What is a Demand Deposit?

When you withdraw money at your credit union or bank or via an ATM using your debit card, the money comes from a Demand Deposit Account. Demand deposit accounts allow fund withdrawals at any time without prior notice. Here's everything you need to know about a demand deposit account.

What Is a Demand Deposit?

A demand deposit occurs when an individual deposits money into a bank account. Those funds are then accessible without the depositor giving advance notice to the bank. People use the funds to settle everyday expenses, make purchases, or cater to financial emergencies.

However, the maximum amount a depositor can withdraw depends on the bank's daily limit or the limit set for that particular demand deposit account. In addition, banks or financial institutions usually pay low or zero interest rates on funds deposited in a demand deposit account.

Many checking and savings accounts fall under the category of demand deposits accounts. However, it's also important to note that demand deposits are the complete opposite of term deposits. Term deposits usually require depositors to wait for a predetermined period before accessing their funds. In contrast, funds in demand deposit accounts are accessible at any time.

How Demand Deposits Work

Demand deposit accounts are also known as transaction accounts. The interest rates, fees, and minimum balance requirements for a demand deposit account vary from one financial institution to another.
Here's how demand deposit accounts work:


You can deposit money in a demand deposit account and retrieve it anytime you wish without notifying the bank or credit union in advance. Different ways of depositing funds into a demand deposit account include:

  • Making a cash deposit at the bank.
  • Using a check to deposit funds directly to the account.
  • Using a mobile deposit application.
  • Adding a direct deposit such as a paycheck to the account.


Most direct deposit accounts have no limit to the number of times depositors can withdraw money. However, some DDA accounts, such as savings accounts, have limitations on specific transactions. As a result, if a depositor exceeds the set limit, they risk account closure.

The most common ways to withdraw money from a direct deposit account include:

  • Writing a check.
  • Using online bill pay.
  • Paying with a debit card.
  • Withdrawing from the ATM.


The features of a direct deposit account differ from one financial institution to another. For instance, some allow depositors to earn interest on the funds deposited in their accounts. In contrast, others don't have such an option. Some banks even require depositors to pay specific fees to open a direct deposit account, while others don't.

Types of Demand Deposits

There are three types of demand deposits, namely:

Checking Account

A checking account is the most popular demand deposit account because it allows depositors to withdraw cash at any time. Checking accounts usually earn zero or minimal interest because of the minimal risk involved.
However, the interest rate for such accounts varies from one financial provider to another.

When signing up for a checking account, the financial institution provides you with a debit card to withdraw money from the ATM. They may also provide you with checks to make payments or purchase items.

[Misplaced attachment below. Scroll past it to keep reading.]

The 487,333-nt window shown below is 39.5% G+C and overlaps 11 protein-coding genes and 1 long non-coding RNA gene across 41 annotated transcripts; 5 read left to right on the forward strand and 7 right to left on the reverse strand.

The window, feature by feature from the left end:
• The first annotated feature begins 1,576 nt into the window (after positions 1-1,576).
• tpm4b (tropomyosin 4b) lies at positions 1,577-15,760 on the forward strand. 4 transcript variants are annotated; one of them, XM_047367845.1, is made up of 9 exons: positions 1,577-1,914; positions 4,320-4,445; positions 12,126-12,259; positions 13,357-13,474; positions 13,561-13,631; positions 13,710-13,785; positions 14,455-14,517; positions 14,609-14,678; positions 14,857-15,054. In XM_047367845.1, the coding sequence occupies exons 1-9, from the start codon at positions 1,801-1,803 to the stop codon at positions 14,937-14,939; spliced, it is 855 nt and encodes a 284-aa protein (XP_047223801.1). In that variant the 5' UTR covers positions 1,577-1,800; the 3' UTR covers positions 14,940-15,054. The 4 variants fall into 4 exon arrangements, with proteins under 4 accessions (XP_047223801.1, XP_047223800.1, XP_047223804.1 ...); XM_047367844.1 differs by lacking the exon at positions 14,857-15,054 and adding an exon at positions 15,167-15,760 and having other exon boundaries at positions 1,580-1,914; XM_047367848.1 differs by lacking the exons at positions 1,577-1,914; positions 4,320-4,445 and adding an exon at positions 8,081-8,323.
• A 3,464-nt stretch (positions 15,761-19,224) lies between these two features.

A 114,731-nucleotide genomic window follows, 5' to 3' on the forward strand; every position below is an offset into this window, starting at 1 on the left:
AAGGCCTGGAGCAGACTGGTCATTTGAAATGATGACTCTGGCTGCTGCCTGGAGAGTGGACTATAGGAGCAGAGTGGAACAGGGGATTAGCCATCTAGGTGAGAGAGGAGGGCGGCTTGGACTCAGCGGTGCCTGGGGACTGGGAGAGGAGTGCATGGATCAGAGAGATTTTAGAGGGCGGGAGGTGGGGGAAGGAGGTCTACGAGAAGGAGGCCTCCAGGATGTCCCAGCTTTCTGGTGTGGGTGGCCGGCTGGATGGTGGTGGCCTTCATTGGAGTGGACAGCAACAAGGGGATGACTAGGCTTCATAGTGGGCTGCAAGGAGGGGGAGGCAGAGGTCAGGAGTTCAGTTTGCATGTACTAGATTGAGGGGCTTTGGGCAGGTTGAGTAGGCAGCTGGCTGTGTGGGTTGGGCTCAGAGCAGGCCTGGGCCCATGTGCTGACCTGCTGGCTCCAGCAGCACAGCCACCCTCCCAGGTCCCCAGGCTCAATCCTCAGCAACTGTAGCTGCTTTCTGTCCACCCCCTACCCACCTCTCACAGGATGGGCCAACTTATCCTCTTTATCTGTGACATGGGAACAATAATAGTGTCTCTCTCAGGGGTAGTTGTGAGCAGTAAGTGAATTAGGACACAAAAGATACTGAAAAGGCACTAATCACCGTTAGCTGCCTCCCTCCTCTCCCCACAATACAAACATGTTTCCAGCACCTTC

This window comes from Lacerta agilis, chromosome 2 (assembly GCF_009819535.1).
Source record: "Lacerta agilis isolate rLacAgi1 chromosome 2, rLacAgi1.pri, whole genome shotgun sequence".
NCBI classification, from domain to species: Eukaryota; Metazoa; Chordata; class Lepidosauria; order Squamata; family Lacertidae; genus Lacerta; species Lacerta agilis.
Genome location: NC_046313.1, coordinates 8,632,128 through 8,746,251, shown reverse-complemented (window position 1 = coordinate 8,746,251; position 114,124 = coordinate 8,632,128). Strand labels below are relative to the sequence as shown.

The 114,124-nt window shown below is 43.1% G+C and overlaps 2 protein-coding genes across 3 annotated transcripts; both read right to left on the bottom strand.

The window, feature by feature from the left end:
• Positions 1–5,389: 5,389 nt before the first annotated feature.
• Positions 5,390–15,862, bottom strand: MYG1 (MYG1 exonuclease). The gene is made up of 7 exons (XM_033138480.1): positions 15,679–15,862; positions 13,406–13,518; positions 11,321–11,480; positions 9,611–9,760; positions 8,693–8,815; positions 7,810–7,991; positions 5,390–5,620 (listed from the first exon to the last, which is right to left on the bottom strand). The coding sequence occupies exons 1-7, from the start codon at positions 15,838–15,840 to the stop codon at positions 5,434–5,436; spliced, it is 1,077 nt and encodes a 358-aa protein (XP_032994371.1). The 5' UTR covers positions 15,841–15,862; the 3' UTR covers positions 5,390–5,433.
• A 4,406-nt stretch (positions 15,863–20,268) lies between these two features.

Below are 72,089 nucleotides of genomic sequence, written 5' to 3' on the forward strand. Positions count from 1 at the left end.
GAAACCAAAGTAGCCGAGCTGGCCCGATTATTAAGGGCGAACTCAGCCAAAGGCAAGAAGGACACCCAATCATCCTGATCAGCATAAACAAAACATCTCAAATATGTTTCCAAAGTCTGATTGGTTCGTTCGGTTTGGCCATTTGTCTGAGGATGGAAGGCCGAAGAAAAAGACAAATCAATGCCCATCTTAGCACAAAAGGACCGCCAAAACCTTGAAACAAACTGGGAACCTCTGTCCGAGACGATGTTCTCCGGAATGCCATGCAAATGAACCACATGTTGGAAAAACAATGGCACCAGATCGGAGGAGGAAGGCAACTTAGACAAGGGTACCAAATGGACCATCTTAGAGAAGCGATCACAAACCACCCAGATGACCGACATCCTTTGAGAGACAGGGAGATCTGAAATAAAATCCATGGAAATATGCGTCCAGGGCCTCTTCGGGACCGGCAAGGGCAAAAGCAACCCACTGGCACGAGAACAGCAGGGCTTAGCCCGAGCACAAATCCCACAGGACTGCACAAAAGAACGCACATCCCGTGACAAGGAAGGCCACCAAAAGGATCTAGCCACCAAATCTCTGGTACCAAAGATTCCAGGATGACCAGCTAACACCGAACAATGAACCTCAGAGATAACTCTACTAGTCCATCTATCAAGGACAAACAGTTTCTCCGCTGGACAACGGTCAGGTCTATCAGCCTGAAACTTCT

Savings Account

The main difference between a savings and checking account is that checking accounts are primarily used in daily transactions and payments, while savings accounts are typically for saving money. For this reason, if you have any money you don't plan to spend immediately or any time soon, it's best to keep it in a savings account.

Savings accounts often have a monthly limit on how frequently a depositor can withdraw money. They also have higher interest rates than checking accounts; therefore, it's easier to grow your money faster if you have a savings account.

Money Market Account

A money market account is a demand deposit account that follows market interest rates. Most of its features aren't available in checking and savings accounts.

In addition, a money market account's interest rate often fluctuates depending on the market interest rate. That said, it offers a more competitive rate than a savings account.

Advantages of Demand Deposits

Some common advantages of demand deposits accounts are as follows:

  • Demand deposits funds are payable on demand.
  • Minimal eligibility requirements.
  • Some demand deposits can be interest bearing.
  • Some demand deposits accounts don't have a withdrawal limit.

Disadvantages of Demand Deposits

  • Some financial providers charge overdraft fees or monthly maintenance fees.
  • Savings accounts have a withdrawal limit.
  • They offer little or no interest.


Demand deposits offer the utmost convenience for accessing or transferring funds on demand. For this reason, they're ideal for making daily payments and transactions.

The most common types of demand deposits are checking and savings accounts offered by banks and credit unions. Lastly, demand deposits have several advantages, but their main drawback is that they earn little to no interest.

Information presented in the Northwest Financial Wellness Center is provided for educational purposes only and is not related to actual Northwest products or services. Northwest makes no representations as to the accuracy, completeness or specific suitability of any information presented. Information provided should not be relied on or interpreted as accounting, financial planning, investment, legal or tax advice. Northwest recommends you consult a professional for any specific guidance you are seeking.